Research reveals that most women fall pregnant during the festive season and January

Amanda Ngudle

Amanda Ngudle

The festive festive season does not only leave dents in women's wallets, but also bumps in their tummies.

A study conducted in the Netherlands in 2005 revealed that, throughout the world, most babies are born between September and October, meaning they were conceived around the December holidays and early January.

Though January is too early to detect the existence of an embryo, or a decision to keep it or not, it is wise to take care of the unborn because you might change your mind. If you choose to give up the child for adoption it would be only humane to give up a healthy child.

So whether the suspicion raises the hair at the bacl of your neck or leaves you disarmed with secret excitement, you can meet mother nature halfway by avoiding foods that may be harmful to your unborn child.

And the compliment will be a glow in your complexion and restored energy that had been running on reserve, thanks to that bundle.

Gynaecologists and paediatricians agree that much distress can be avoided during pregnancy and after childbirth.

"Women have to think of their pregnancy as the cultivating period," says Dr Chris Moloisi a general practitioner.

"No successful farmer treats the harvest, they make sure all their harvest needs are met before they even sow the seeds.

"A wise mother needs to learn from the farmer and invest in the cultivating process and save themselves the post-natal headache that very often stems from misinformed pregnancy tales and advice."

Moloisi suggests that parents need to look at the pregnancy as a farming process, and wise farmers come armed to cultivate even the most exotic plants in their fields.

"Although we differ in opinion, most of my colleagues agree that cholic is rife in children whose parents fight during pregnancy. What we all agree on is that informed mothers give birth to healthier babies," says Dr Wilhelmina de Jager, a paediatrician.

Because there is a pregnancy Bible during pregnancy, it is often the don'ts that are not known to many.

Don't eat:

Raw meat such as sushi, seafood, rare or uncooked beef, or poultry because of the risk of contamination with coli forming bacteria, toxoplasmosis, and salmonella.

Raw eggs, or foods containing raw egg such as Caesar dressing, mayonnaise, home-made ice cream or custard, unpasteurised eggnog, or Hollandaise sauce because raw eggs may be contaminated with salmonella.

Fish containing accumulated levels of mercury in their fatty tissues such as shark, swordfish, king mackerel, tilefish.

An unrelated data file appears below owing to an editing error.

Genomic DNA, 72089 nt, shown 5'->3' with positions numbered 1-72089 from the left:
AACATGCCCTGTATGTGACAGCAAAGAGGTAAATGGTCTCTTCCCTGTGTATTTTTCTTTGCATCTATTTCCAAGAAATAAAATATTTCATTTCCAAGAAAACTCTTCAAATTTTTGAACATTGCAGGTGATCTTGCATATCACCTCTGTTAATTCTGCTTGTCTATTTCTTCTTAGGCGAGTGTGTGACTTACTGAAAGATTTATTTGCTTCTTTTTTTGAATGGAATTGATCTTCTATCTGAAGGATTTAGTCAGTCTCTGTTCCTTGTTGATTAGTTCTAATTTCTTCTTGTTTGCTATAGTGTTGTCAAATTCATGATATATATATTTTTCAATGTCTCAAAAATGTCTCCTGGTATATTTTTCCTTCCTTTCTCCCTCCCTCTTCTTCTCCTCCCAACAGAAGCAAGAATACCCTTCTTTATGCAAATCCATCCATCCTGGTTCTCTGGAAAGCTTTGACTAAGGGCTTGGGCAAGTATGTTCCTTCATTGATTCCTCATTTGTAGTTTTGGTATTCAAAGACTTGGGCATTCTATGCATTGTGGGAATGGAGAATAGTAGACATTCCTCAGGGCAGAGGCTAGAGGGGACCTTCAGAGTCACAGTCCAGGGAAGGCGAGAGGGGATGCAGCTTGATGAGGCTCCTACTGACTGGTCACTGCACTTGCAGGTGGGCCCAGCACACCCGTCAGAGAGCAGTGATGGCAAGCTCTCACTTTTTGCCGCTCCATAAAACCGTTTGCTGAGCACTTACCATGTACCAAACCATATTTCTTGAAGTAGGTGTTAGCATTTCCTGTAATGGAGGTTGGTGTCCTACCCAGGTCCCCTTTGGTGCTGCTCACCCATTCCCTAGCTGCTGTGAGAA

Unpasteurised milk and soft cheeses, and especially imported soft cheeses, may contain bacteria called listeria, which can cause miscarriage. Listeria has the ability to cross the placenta and may infect the baby, leading to life-threatening infection or blood poisoning.

Avoid soft cheeses, unless they are made from pasteurised milk. Local soft cheeses made with pasteurised milk are safe.

Caffeine studies show that moderation in its intake is okay in pregnant women. But, then there are some that show that caffeine intake may be related to miscarriages.

So avoid caffeine during the first trimester to reduce the likelihood of a miscarriage. As a general rule, caffeine should be limited to fewer than 300mg per day during pregnancy. Caffeine is a diuretic, which means it helps eliminate fluids from the body.

But, this can result in water and calcium loss. It is important that you drink plenty of water, juice, and milk rather than caffeinated beverages.

Research shows that large amounts of caffeine are associated with miscarriage, premature birth, low birth weight, and withdrawal symptoms in infants.

The safest thing is not to consume caffeine.

There is NO amount of alcohol that is known to be safe during pregnancy, and therefore alcohol should be avoided.

Prenatal exposure to alcohol can interfere with the healthy development of the baby depending on the amount, timing, and pattern of use.

Alcohol consumption during pregnancy can lead to foetal alcohol syndrome or other developmental disorders. If you consumed alcohol before you knew you were pregnant, stop drinking now. Alcohol should be avoided during breast feeding.

Exposure to alcohol as an infant poses harmful risks, and alcohol does reach the baby during breast feeding.

Unwashed vegetables: Vegetables are safe to eat.

However, it is essential to make sure they are washed to avoid potential exposure to toxoplasmosis. Toxoplasmosis may contaminate the soil where the vegetables were grown.

While vitamin A is good for you, women who consume too much may risk a higher incidence of birth defects in their babies. Since you are probably already taking prenatal vitamins and eating other vitamin A-containing foods, it's better to be safe and not consume liver (it's high on Vitamin A) on a regular basis.